Tuesday, April 28, 2009

This economic cloud has a cultural silver lining (at least so far)

I don't mean to minimize the effects of the ongoing economic crisis on the local arts scene. Arts venues are struggling, or closing; the precarious situation of the North Shore Music Theatre means that a whole swath of American theatrical culture may soon have no major local presenter; everywhere, it seems, folks have hat in hand, hoping that donations will help to make ends meet.

But at the same time, strangely enough, the quality of the fine and performing arts in Boston has rarely been higher. The Ballet is enjoying perhaps their best season in memory (with their current Sleeping Beauty following the brilliant Jewels and Black and White); the MFA is showing the greatest collection of Old Masters it has ever assembled, in Titian, Tintoretto, Veronese; Boston Lyric Opera is likewise capping its best season in years with a gorgeously sung Don Giovanni. It's true both our academic theatres, the Huntington and the ART, have taken a tumble since the departures of their respective leaders, Nicholas Martin and Robert Woodruff (and from the looks of their prospective seasons, that's not going to change any time soon). But there have been very good productions on offer from our small and mid-size theatres (and two, Humble Boy and Picasso at the Lapin Agile, are still running). Handel and Haydn has been going strong, and Celebrity Series recently wrapped an exciting round of concerts from most of the world's best pianists.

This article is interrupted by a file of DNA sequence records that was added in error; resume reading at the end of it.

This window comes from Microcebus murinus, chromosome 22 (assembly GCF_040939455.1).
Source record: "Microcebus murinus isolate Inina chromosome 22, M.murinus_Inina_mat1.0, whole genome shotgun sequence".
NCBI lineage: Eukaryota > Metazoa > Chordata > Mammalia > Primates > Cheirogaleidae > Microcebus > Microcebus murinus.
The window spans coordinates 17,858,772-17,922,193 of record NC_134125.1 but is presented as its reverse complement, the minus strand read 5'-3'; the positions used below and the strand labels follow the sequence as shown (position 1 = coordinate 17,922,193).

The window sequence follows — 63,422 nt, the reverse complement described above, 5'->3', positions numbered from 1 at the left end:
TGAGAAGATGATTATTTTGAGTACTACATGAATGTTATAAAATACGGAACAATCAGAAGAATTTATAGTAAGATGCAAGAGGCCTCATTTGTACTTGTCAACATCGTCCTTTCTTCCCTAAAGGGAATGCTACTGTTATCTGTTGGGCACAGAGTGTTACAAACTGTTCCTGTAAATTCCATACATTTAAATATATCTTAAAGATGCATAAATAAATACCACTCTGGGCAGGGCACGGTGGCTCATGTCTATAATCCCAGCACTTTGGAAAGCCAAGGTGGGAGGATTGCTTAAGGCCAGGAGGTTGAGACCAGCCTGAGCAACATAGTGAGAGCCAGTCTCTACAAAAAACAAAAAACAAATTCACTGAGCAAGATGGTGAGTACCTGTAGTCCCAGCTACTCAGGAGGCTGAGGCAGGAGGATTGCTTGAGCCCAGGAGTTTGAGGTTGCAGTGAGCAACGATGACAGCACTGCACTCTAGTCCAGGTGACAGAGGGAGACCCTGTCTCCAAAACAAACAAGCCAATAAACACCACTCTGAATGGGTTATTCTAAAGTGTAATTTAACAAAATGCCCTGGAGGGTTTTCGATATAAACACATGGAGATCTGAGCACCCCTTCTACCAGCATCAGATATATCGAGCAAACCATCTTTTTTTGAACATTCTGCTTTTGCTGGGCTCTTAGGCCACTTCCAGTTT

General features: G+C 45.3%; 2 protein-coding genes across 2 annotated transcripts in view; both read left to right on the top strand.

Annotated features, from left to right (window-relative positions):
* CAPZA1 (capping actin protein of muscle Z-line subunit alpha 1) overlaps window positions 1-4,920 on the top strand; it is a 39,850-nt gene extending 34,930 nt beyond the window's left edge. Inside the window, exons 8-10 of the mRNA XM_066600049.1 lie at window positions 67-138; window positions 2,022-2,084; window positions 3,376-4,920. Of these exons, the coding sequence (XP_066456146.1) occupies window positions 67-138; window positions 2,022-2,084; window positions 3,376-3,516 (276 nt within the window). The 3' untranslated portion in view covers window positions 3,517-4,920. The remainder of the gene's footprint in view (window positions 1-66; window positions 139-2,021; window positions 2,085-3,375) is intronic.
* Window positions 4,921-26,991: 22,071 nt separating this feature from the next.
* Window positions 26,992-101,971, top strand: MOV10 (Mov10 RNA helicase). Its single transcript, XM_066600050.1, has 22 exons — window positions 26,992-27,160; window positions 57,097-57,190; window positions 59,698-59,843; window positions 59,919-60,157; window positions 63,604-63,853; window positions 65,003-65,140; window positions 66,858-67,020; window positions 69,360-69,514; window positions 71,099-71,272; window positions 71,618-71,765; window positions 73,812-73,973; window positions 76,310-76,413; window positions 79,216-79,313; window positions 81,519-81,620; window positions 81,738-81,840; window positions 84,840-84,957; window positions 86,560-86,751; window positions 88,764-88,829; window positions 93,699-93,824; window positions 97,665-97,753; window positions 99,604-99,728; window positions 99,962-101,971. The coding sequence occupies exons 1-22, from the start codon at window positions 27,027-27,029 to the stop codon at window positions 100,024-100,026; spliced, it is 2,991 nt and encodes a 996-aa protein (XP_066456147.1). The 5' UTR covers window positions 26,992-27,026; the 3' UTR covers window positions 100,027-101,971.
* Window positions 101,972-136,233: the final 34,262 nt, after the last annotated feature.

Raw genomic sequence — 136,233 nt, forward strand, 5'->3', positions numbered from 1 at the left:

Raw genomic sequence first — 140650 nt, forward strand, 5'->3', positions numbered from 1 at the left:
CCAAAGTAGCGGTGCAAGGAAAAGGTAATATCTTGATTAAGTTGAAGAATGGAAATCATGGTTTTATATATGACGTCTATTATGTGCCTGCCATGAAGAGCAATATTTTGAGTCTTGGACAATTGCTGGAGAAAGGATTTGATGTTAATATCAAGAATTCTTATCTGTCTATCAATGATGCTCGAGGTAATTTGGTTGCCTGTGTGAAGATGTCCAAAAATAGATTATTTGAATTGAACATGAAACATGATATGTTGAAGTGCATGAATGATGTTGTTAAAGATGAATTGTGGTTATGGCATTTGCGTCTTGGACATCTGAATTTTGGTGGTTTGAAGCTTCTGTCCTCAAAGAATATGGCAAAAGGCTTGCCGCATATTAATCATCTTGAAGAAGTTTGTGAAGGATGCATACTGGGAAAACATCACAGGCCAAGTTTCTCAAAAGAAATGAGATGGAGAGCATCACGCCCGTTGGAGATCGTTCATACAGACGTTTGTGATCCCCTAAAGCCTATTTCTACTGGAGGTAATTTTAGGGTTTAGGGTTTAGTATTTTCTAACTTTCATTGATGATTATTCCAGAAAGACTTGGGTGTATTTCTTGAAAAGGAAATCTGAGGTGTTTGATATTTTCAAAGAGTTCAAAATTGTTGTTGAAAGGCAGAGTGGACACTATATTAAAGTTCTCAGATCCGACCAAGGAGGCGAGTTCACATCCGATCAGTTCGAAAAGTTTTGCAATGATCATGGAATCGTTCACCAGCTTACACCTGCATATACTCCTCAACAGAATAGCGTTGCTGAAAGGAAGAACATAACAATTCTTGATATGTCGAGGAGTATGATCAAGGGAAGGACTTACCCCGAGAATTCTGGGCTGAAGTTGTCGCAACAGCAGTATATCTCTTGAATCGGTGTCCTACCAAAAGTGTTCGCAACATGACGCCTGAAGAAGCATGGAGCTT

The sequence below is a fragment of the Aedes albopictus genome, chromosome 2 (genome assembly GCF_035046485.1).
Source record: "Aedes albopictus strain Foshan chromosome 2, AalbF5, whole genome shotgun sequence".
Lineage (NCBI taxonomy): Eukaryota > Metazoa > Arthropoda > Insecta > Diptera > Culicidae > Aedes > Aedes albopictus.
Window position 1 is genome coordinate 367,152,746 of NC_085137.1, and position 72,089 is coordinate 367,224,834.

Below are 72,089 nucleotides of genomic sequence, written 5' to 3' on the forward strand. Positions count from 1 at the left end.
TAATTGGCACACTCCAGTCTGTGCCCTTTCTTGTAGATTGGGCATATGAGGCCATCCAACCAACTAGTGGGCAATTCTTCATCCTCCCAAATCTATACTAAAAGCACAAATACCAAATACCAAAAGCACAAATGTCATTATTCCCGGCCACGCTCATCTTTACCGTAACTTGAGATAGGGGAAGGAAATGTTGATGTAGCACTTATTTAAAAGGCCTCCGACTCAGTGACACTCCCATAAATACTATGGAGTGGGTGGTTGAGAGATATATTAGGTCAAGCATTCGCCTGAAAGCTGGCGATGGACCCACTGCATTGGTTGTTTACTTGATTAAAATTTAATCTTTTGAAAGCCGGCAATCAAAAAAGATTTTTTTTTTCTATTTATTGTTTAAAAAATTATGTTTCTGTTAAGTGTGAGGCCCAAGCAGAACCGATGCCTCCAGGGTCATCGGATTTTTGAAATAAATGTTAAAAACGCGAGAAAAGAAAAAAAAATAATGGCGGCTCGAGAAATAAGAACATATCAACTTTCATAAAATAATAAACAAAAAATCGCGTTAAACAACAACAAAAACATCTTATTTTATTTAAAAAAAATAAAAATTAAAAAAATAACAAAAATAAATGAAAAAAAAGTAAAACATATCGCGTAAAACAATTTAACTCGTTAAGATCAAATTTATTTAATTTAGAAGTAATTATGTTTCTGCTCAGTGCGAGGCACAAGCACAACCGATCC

Why this strange disconnect between money and quality? I'm not sure. Some of these shows, such as the Old Masters exhibit at the MFA, are due to once-in-a-lifetime coincidences (word has it we got many of those canvases thanks to good will resulting from our return of various antiquities to Italy). Others are the result of organizations reaching a new cruising altitude during the boom. And of course the explosion in new performance spaces - you know, the one that was decried by Geoff Edgers at the Globe - continues to pay off even in lean times; physical facilities don't "dry up" the way money does. All this has helped keep our cultural scene afloat - so far. How long that remains viable, of course, remains an open question.

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